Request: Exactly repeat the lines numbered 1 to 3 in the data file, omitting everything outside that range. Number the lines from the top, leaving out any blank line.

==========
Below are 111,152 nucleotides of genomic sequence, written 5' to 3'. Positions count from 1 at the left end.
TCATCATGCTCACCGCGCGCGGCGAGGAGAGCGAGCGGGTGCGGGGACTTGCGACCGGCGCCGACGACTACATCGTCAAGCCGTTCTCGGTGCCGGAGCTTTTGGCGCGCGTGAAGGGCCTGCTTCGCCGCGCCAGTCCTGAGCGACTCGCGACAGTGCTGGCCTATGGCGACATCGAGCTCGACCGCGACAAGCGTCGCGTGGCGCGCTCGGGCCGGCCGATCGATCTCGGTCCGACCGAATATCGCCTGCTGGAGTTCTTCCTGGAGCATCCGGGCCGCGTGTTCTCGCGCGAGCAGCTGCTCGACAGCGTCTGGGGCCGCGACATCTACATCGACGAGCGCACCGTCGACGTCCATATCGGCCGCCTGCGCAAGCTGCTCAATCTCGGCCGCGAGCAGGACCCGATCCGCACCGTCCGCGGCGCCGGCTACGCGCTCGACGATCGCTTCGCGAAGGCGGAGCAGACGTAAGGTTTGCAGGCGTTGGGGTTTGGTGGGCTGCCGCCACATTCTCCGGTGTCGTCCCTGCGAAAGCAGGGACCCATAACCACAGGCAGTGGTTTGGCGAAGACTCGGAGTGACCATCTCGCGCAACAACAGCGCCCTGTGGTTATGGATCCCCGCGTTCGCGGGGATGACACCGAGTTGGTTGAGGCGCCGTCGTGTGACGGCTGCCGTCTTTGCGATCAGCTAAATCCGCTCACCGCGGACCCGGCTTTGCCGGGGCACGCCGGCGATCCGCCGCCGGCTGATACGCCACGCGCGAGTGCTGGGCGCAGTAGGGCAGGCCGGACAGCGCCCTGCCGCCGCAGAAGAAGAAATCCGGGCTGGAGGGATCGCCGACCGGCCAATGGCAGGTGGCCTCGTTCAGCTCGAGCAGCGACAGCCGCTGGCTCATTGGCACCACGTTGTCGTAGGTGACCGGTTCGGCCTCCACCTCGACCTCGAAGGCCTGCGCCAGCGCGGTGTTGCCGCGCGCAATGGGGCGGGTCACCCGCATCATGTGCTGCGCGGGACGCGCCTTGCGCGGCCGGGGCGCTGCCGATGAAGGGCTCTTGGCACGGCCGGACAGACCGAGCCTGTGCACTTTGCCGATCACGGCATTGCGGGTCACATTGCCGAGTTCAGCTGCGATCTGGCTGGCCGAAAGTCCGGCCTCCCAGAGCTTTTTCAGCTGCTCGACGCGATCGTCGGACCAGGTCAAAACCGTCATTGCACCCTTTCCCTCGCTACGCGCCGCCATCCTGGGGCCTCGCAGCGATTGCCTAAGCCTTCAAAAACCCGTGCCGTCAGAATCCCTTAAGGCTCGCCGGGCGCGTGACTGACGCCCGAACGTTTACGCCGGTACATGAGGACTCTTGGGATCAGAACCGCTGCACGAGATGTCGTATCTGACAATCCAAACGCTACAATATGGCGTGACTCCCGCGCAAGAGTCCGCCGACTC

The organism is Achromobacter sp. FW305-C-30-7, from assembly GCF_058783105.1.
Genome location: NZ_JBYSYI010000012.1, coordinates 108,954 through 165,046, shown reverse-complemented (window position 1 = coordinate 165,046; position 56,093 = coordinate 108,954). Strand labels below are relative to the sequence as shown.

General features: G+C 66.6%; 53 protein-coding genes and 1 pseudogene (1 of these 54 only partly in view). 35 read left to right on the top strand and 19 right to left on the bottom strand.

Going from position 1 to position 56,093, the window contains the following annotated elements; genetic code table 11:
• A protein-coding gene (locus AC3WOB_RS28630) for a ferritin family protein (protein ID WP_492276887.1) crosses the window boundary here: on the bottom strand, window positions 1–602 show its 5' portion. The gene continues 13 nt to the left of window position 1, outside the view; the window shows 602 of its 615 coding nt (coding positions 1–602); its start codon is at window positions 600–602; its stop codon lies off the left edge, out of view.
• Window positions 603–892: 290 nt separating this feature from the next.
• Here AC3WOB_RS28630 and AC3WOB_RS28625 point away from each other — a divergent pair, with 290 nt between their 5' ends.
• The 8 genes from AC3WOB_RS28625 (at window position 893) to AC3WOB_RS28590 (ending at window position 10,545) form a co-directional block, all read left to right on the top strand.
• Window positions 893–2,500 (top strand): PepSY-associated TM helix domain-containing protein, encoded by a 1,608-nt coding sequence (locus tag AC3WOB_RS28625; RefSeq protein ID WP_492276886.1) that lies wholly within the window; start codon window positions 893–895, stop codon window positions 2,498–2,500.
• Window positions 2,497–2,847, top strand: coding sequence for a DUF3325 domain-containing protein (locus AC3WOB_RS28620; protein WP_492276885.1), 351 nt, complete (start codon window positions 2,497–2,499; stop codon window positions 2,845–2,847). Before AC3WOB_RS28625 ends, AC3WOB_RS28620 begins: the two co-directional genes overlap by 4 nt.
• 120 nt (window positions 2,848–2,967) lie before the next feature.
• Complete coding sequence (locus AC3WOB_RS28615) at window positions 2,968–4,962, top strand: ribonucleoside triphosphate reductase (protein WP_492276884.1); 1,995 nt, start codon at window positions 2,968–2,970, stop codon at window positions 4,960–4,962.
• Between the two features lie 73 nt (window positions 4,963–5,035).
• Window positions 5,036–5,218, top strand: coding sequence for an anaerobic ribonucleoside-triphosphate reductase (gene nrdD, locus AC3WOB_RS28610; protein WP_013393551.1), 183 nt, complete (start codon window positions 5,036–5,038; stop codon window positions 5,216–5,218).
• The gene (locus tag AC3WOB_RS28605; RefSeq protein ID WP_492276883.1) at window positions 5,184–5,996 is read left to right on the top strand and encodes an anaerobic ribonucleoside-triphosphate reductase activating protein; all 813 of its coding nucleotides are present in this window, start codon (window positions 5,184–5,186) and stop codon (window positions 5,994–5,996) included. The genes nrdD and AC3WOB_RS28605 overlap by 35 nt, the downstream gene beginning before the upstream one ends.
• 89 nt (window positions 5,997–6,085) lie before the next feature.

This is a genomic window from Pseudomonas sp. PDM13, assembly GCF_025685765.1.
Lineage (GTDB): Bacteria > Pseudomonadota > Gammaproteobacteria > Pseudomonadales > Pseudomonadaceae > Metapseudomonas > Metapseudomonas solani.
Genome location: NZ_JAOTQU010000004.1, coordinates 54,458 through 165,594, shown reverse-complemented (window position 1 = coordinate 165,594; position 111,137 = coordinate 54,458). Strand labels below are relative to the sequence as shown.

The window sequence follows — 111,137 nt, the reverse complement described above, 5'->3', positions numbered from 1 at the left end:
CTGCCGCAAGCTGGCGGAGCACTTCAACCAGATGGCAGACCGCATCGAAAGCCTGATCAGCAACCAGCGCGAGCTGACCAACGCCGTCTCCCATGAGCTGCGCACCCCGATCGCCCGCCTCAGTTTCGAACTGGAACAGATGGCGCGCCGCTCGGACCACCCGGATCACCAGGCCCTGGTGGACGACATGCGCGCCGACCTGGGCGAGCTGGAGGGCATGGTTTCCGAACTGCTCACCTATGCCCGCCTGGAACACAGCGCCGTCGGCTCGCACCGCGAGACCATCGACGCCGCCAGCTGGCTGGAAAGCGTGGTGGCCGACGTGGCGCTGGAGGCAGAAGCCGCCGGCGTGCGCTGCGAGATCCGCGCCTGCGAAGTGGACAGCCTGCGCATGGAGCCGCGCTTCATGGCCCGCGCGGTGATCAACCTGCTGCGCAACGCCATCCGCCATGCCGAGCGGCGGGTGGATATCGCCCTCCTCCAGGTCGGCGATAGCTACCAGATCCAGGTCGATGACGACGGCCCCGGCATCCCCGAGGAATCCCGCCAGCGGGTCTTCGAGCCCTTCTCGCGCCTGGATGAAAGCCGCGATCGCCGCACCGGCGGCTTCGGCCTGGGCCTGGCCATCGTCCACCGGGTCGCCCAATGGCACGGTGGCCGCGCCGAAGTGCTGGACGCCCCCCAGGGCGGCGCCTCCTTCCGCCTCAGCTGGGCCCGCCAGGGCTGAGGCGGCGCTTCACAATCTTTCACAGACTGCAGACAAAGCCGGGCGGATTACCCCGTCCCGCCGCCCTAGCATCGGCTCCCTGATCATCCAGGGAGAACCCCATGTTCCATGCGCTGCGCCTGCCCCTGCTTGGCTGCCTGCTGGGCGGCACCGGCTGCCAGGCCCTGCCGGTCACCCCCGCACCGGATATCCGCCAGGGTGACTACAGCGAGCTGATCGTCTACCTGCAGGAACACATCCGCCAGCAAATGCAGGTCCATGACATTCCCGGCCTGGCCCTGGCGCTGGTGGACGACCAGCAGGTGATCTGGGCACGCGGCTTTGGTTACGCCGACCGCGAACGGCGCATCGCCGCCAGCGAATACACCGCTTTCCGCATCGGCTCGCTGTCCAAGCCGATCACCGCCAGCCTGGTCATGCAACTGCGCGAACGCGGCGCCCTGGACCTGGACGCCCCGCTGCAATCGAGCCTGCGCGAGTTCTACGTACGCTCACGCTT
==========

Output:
Below are 111,152 nucleotides of genomic sequence, written 5' to 3'. Positions count from 1 at the left end.
TCATCATGCTCACCGCGCGCGGCGAGGAGAGCGAGCGGGTGCGGGGACTTGCGACCGGCGCCGACGACTACATCGTCAAGCCGTTCTCGGTGCCGGAGCTTTTGGCGCGCGTGAAGGGCCTGCTTCGCCGCGCCAGTCCTGAGCGACTCGCGACAGTGCTGGCCTATGGCGACATCGAGCTCGACCGCGACAAGCGTCGCGTGGCGCGCTCGGGCCGGCCGATCGATCTCGGTCCGACCGAATATCGCCTGCTGGAGTTCTTCCTGGAGCATCCGGGCCGCGTGTTCTCGCGCGAGCAGCTGCTCGACAGCGTCTGGGGCCGCGACATCTACATCGACGAGCGCACCGTCGACGTCCATATCGGCCGCCTGCGCAAGCTGCTCAATCTCGGCCGCGAGCAGGACCCGATCCGCACCGTCCGCGGCGCCGGCTACGCGCTCGACGATCGCTTCGCGAAGGCGGAGCAGACGTAAGGTTTGCAGGCGTTGGGGTTTGGTGGGCTGCCGCCACATTCTCCGGTGTCGTCCCTGCGAAAGCAGGGACCCATAACCACAGGCAGTGGTTTGGCGAAGACTCGGAGTGACCATCTCGCGCAACAACAGCGCCCTGTGGTTATGGATCCCCGCGTTCGCGGGGATGACACCGAGTTGGTTGAGGCGCCGTCGTGTGACGGCTGCCGTCTTTGCGATCAGCTAAATCCGCTCACCGCGGACCCGGCTTTGCCGGGGCACGCCGGCGATCCGCCGCCGGCTGATACGCCACGCGCGAGTGCTGGGCGCAGTAGGGCAGGCCGGACAGCGCCCTGCCGCCGCAGAAGAAGAAATCCGGGCTGGAGGGATCGCCGACCGGCCAATGGCAGGTGGCCTCGTTCAGCTCGAGCAGCGACAGCCGCTGGCTCATTGGCACCACGTTGTCGTAGGTGACCGGTTCGGCCTCCACCTCGACCTCGAAGGCCTGCGCCAGCGCGGTGTTGCCGCGCGCAATGGGGCGGGTCACCCGCATCATGTGCTGCGCGGGACGCGCCTTGCGCGGCCGGGGCGCTGCCGATGAAGGGCTCTTGGCACGGCCGGACAGACCGAGCCTGTGCACTTTGCCGATCACGGCATTGCGGGTCACATTGCCGAGTTCAGCTGCGATCTGGCTGGCCGAAAGTCCGGCCTCCCAGAGCTTTTTCAGCTGCTCGACGCGATCGTCGGACCAGGTCAAAACCGTCATTGCACCCTTTCCCTCGCTACGCGCCGCCATCCTGGGGCCTCGCAGCGATTGCCTAAGCCTTCAAAAACCCGTGCCGTCAGAATCCCTTAAGGCTCGCCGGGCGCGTGACTGACGCCCGAACGTTTACGCCGGTACATGAGGACTCTTGGGATCAGAACCGCTGCACGAGATGTCGTATCTGACAATCCAAACGCTACAATATGGCGTGACTCCCGCGCAAGAGTCCGCCGACTC

The organism is Achromobacter sp. FW305-C-30-7, from assembly GCF_058783105.1.